Super User is a question and answer site for computer enthusiasts and power users. Join them; it only takes a minute:

Sign up
Here's how it works:
  1. Anybody can ask a question
  2. Anybody can answer
  3. The best answers are voted up and rise to the top

As long as computer is operating, OS constantly performs small writes to storage medium. This is what I have not paid attention to earlier until I saw total writes in CrystalDiskInfo, Intel Toolbox and writing activity in Windows 7 Resource Monitor:

enter image description here

enter image description here

enter image description here

As you can see, rtvscan process which is Symantec Endpoint Protection is performing almost 1MB/s writes and is scheduled to run once every week with full system scan which I wonder whether should replace with another less-resource intensive antivirus. I am not yet knowledgeable about Host Writes, NAND Writes and difference between both, but considering I have been using SSD only for 2 weeks with mostly browsing, over 180GBs is a lot of writes.

If my assumptions are correct, I reckon just by having computer idle with OS running (which often is case with mine) will continue wearing out SSD, hence not forgetting to put machine on Standby or even Hibernation if you know you won't use computer for long will reduce unnecessary writes and prolong SSD's life.

share|improve this question
rtvscan actually only writes 380,715 Bytes/sec. Furthermore you are worried about nothing, ssd have an estimate lifespan of years, at a rate of something like 100GB. Place the 130GB in perspective. Break that down to he 1,334 hours. – Ramhound Sep 18 '12 at 12:33
I mistakenly left out the rate would be writting 100GB of data each day. If each cell was 1GB this would mean you have 120 cells. Lets say there is an addition 30% that is hidden. This means you actually have 156 cells. If you means each cell can write around 10,000,000,000,000 bytes ( 1,000,000,000 * 10,000 ). This means your typical 120GB SSD can write couple hundred TB over the lifespan of the device if my math is correct. – Ramhound Sep 18 '12 at 12:59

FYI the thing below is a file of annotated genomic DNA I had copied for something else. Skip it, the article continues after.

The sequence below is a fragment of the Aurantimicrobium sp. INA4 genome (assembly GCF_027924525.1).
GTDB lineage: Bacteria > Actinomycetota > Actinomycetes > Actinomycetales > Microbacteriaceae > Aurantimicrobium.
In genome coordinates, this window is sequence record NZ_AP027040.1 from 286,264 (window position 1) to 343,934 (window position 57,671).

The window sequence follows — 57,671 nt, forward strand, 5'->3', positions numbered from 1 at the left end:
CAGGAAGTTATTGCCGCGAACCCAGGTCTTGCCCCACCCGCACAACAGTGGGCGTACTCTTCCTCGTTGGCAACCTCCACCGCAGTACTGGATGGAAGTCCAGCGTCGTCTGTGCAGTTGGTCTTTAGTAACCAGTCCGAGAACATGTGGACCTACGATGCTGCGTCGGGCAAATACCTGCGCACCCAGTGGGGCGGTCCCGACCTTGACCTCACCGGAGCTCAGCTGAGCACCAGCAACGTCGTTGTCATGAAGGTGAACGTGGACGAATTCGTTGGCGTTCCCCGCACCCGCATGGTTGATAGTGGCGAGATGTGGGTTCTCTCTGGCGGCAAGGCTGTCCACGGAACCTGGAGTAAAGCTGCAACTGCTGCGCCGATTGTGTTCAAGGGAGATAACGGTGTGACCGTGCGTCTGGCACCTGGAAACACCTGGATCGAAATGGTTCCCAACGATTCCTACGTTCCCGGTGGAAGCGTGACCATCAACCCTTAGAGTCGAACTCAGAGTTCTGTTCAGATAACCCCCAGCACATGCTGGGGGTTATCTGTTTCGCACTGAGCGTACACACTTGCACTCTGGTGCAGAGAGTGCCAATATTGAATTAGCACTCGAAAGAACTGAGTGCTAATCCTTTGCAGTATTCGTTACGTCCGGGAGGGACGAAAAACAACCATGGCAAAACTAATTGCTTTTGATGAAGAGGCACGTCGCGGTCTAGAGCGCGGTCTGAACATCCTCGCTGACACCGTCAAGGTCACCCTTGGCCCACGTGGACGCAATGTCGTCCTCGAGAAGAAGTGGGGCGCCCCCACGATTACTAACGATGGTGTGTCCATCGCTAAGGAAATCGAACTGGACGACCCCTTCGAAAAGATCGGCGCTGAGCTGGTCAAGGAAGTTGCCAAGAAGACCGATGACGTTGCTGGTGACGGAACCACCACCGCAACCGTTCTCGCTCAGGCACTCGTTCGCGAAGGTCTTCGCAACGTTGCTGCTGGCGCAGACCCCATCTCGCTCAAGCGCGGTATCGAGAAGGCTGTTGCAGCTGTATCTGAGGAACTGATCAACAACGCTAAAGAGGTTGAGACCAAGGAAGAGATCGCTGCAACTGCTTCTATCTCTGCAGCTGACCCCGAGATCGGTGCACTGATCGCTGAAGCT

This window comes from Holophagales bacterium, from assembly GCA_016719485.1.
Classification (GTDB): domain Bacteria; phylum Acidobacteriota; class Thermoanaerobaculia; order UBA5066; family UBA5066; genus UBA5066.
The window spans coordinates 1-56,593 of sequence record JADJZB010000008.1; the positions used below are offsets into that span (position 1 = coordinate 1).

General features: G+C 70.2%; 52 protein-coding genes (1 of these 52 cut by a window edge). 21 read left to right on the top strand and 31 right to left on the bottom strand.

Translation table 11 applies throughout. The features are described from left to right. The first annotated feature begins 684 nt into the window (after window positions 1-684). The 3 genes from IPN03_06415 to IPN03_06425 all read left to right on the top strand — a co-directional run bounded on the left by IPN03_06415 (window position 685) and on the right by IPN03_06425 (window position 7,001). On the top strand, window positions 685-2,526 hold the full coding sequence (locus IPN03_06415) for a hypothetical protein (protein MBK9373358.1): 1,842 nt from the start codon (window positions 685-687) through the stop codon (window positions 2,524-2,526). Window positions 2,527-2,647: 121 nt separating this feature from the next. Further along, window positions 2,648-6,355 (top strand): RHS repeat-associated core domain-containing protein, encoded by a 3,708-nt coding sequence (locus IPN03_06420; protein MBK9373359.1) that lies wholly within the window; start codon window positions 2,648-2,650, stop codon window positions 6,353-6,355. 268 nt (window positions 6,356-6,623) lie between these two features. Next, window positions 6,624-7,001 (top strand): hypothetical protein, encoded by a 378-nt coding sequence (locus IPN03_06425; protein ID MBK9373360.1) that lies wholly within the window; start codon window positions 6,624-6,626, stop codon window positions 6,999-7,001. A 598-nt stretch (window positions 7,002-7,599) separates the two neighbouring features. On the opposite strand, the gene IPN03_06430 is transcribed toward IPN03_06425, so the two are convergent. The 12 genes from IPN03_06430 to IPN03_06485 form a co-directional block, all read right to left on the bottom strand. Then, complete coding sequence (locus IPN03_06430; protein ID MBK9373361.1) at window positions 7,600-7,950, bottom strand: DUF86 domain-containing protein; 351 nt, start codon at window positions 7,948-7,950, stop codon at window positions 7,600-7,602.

up vote 5 down vote accepted

The main thing that shortens the life of a SSD is writing to it. Modern SSDs like yours have rather high life expectancies. The amount of write cycles a SSD can endure is not a fixed value, but manufacturers try to keep this low using various techniques. In your example, you can see that even though your computer wrote 181GB to the drive, the advanced wear-levelling technique and compression made it only write 131GB to the actual NAND (storage) cells - basically every cell on your SSD has only been written to once and some have received two writes. Typical cell endurance is between 100 (very low) and 10000 (quite good).

You will see in this article that others have put a similar SSD under a much higher workload and yet the S.M.A.R.T. data didn't even show 1 percent usage. So, effectively, if you continue to use your SSD like in the last 2 weeks for the next year, you will hit the usage rate like they tested in the article, and you won't even have used 1% of your SSD life expectancy.

Just having your SSD connected to power will also shorten the life of your SSD, but absolutely negligibly so (think 1 million times less than writing to it).

share|improve this answer
Nope, sorry. Modern SSD's have worse life expectancies as their predecessors. My company buys Flash in bulk and we regularly test until failure. You may think ~10.000 writes is quite good; the Flash we bought 4 years ago survived 130.000-180.000 writes. Two important reasons are the smaller cells (~30nm nowadays) and MLC (2 bits per cell, which means two extra intermediate voltage levels) – MSalters Sep 18 '12 at 13:43
Consumers will still often get higher life expectancy because previous SSDs didn't perform live compression and had worse wear leveling algorithms. So for consumer use, life expectancy usually exceed that of the computer system they're installed in (unless a singular catastrophic failure happens to it). – Stefan Seidel Sep 18 '12 at 13:50
@StefanSeidel Thanks for explaining me the difference between host writes and NAND writes. – Boris_yo Sep 18 '12 at 14:57

You must log in to answer this question.

Not the answer you're looking for? Browse other questions tagged .